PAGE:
Ursula von der Leyen was heckled by Brexit Party MEPs as she said she was ‘ready’ to further delay the UK’s departure from the EU as she tried to persuade the European Parliament to make her the bloc’s next boss.
Mrs von der Leyen faces a crunch vote this afternoon when she will need to win the support of a majority of MEPs in order to be installed as Jean-Claude Juncker’s replacement.
But the difficulty of the task facing the outgoing German defence minister was highlighted by the moment when she said she would be open to pushing back Brexit beyond the current October 31 deadline.
Mrs von der Leyen had prompted applause from Nigel Farage and his grouping of 29 MEPs as she said the UK had voted to leave the EU in 2016.
But they then switched to jeering and howls of derision as she confirmed her willingness to postpone Brexit past Halloween.
She said of the 2016 referendum result: ‘This is a serious decision. We regret it but we respect it. Since then together with the current government of the UK the EU has worked hard to organise the orderly departure of the UK.
‘The Withdrawal Agreement concluded with the government of the UK provides certainty where Brexit created uncertainty
‘In preserving the rights of citizens and in preserving peace and stability on the island of Ireland, these two priorities are mine too.
‘However, I stand ready for further extension of the withdrawal date should more time be required for a good reason.’
Brexit Party MEPs could then be heard shouting ‘No!’ as Mrs von der Leyen’s comments prompted a smattering of applause from other parts of the European Parliament building in Strasbourg.
She added: ‘In any case the United Kingdom will remain our ally, our partner and our friend.’
Ursula von der Leyen, pictured addressing the European Parliament in Strasbourg today, prompted howls of derision from Brexit Party MEPs this morning as she said she was open to a further Brexit delay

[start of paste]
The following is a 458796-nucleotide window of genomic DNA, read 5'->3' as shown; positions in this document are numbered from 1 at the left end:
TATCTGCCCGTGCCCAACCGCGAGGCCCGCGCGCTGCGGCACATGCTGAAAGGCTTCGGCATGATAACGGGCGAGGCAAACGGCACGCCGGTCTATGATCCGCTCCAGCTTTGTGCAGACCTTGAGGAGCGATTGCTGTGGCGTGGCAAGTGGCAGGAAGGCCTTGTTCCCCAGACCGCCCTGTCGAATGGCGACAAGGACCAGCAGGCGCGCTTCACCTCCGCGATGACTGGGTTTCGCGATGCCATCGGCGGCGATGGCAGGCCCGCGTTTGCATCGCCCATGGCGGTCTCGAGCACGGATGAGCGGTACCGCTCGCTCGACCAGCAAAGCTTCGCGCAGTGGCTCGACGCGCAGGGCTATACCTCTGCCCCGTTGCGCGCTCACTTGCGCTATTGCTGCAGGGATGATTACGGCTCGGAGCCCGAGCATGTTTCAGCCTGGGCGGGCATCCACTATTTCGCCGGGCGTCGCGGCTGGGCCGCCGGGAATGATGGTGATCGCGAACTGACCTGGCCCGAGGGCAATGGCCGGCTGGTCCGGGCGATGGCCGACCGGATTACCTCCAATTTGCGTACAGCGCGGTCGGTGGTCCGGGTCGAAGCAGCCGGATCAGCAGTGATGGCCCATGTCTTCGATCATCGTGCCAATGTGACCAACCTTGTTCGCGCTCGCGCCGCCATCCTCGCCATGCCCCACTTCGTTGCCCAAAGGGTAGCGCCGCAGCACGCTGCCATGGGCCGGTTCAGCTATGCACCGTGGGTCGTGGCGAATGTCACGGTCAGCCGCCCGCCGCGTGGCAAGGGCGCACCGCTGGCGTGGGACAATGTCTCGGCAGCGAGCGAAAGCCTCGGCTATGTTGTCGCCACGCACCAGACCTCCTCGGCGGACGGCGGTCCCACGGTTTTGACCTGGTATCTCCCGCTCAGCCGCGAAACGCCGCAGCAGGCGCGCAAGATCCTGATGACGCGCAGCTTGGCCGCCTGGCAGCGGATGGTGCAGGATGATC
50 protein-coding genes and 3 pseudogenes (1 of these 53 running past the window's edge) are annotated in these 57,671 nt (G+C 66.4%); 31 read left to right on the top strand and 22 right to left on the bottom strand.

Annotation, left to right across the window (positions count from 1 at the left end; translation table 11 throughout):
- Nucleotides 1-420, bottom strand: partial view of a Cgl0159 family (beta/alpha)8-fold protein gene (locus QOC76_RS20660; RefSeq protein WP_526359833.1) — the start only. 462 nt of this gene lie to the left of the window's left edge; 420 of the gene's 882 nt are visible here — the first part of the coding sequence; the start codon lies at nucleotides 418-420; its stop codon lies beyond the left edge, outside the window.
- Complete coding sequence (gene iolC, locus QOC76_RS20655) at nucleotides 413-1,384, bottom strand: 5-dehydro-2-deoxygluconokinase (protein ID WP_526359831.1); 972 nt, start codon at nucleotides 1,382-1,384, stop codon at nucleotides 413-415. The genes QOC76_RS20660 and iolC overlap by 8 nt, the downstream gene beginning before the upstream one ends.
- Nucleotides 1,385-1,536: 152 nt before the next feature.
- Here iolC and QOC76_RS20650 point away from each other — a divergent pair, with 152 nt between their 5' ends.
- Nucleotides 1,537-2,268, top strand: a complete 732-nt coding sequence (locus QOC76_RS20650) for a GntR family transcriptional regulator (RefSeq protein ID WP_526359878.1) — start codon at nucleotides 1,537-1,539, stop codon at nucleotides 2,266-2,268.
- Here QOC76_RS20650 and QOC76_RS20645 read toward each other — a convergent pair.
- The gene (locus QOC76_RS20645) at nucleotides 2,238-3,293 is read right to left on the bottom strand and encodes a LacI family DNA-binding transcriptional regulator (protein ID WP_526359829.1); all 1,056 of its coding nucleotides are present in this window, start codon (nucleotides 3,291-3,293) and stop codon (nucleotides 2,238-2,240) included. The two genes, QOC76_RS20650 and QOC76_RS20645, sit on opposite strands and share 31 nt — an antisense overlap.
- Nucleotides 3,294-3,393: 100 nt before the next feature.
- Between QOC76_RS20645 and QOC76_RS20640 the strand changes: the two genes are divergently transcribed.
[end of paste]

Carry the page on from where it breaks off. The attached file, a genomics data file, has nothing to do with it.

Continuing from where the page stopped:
Brexit Party MEPs could be heard shouting ‘No!’ as Mrs von der Leyen floated the idea of delaying the UK’s departure past the current October 31 deadline
Her comments will be seen as a major boost for Remain campaigners because they suggest a No Deal divorce is not necessarily inevitable.
Both Boris Johnson and Jeremy Hunt have kept No Deal as an option as they battle to succeed Theresa May in Number 10.
But while Mr Hunt has said he is open to a small further delay if more time is needed to strike a deal, Mr Johnson has promised to deliver Brexit ‘do or die’ and with or without a deal on October 31.
Both men have made renegotiating Mrs May’s existing Brexit deal their ‘Plan A’ but Brussels has been ice cold on the prospect of making changes to the terms of the UK’s divorce.
Mrs von der Leyen will need to win at least 374 out of 747 votes at a secret ballot this afternoon if she is to be Mr Juncker’s replacement.
But she is far from a lock for the top job with widespread discontent among MEPs over the way in which she was put forward.
The Christian Democrat of the European People’s Party has promised parliamentarians she will put climate and social issues at the heart of her programme over her five year term.